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Getting the Picture

Alister Pearson’s cover painting for Doctor Who – The Ambassadors of Death (1991). The original artwork now belongs to his father.

Imagine owning an original piece of Target Books artwork. It will be your responsibility. And remember, its value is beyond computation…

Whether they’re proudly displayed on bookshelves or squirrelled away in cardboard boxes, there are millions of Target books all over the UK and beyond. For a while, some editions boasted on their back covers that there had been “over 8 million copies sold”. So, while it’s satisfying to have a complete collection of Doctor Who novelisations, it’s an achievement shared by many fans.

But what if you could own a unique piece of Target history? What if you could have, hanging on your wall, the original artwork painted for one of your favourite books? Over 200 pieces of art, by 19 diff erent artists, were commissioned for the main Target range of offi cial TV tie-ins, and a high percentage of them have found their way into private collections. Some fans may be lucky enough to have one or two, but an eager group of about half a dozen dedicated collectors have amassed their own impressive galleries of works by the likes of Chris Achilleos, Jeff Cummins, Roy Knipe, Steve Kyte, Andrew Skilleter and Tony Masero.

David J Howe, one of fandom’s most renowned collectors, started the ball rolling. His fi rst encounter with Target Books was when he saw a copy of Doctor Who and the Curse of Peladon (1975) in a bookshop on a family holiday. He quickly bought up the back catalogue. “There the publishers, Universal-Tandem, who furnished him with details of forthcoming publications and cover proofs of the books. When he started his own fanzine, his love of Target Books was an obvious area to focus on. was something about the covers,” he says. “They were simple but very evocative of the stories they illustrated. I liked the use of white space on those early covers – they were generally an image against white. I absolutely loved them.”

David admits that the bold approach of Peter Brookes’ cover for Doctor Who and the Giant Robot (1975) was something of a shock, but he’s grown to admire the variety of styles that have graced subsequent covers over the years. “Diff erent pieces speak to you in diff erent ways,” he says, citing Chris Achilleos’ The Web of Fear (1976), John Geary’s reprint cover for The Claws of Axos (1979) and Andrew Skilleter’s The Invasion (1985) and Frontios (1984) as particular favourites.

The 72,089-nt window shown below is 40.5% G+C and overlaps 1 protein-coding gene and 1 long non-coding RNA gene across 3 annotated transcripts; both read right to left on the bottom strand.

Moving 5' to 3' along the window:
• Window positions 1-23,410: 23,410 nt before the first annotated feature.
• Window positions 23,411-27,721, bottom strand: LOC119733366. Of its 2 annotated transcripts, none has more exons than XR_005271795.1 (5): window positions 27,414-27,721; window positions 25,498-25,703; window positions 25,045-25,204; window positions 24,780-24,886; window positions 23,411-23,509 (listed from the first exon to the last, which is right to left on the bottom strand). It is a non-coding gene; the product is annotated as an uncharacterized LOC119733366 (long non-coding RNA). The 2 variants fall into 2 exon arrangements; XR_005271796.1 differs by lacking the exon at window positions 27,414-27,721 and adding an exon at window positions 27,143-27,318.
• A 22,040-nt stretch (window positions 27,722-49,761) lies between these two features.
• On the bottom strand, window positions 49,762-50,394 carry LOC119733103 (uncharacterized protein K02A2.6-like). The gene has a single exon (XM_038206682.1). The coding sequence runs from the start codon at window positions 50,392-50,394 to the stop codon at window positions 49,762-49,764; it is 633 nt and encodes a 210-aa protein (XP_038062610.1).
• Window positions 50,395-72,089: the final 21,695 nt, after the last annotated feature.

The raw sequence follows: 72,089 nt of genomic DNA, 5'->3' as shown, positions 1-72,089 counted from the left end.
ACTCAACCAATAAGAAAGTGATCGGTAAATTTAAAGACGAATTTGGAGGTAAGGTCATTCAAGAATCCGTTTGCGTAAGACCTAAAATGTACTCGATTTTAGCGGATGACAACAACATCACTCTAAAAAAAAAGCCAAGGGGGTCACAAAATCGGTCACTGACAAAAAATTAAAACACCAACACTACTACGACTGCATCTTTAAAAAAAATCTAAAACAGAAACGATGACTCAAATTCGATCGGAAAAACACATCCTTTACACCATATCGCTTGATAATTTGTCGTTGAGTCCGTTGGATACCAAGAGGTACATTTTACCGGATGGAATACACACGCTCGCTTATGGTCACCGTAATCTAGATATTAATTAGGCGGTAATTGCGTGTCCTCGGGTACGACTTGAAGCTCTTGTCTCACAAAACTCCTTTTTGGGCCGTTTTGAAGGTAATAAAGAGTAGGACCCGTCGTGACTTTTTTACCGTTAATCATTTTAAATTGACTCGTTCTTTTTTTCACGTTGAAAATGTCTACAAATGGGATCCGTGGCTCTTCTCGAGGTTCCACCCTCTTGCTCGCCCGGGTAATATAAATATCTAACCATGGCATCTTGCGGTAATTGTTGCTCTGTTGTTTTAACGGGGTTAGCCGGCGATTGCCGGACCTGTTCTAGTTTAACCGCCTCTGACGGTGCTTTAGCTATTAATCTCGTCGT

“It completely reflects the way the show went on television. It kept changing, kept reinventing itself… that’s what keeps it fresh and new. You have to move with the times. You don’t get longevity by doing the same thing. People of all diff erent ages, who grew up at all diff erent times – their fi rst Doctor Who and their fi rst Target book will probably be diff erent to yours. I’ve read so many diff erent opinions online. The whole history of Doctor Who illustration is such a fascinating subject.” David’s early fascination with the range led to him contacting the publishers, Universal-Tandem, who furnished him with details of forthcoming publications and cover proofs of the books. When he started his own fanzine, his love of Target Books was an obvious area to focus on.

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About Doctor Who Magazine

Considered a unique record of Doctor Who’s history in the era before fanzines, official magazines and home video, Target books are probably the most cherished items of merchandise inspired by the show. They’re certainly the most commercially successful. From the early 1970s to the early 90s, it’s estimated that Target sold over eight million novelisations and other Doctor Who books. This is the inside story of a legendary imprint, from its rise and fall to its triumphant revival in 2018. Highlights include exclusive interviews with the key players, numerous rare images and extracts from two unpublished manuscripts.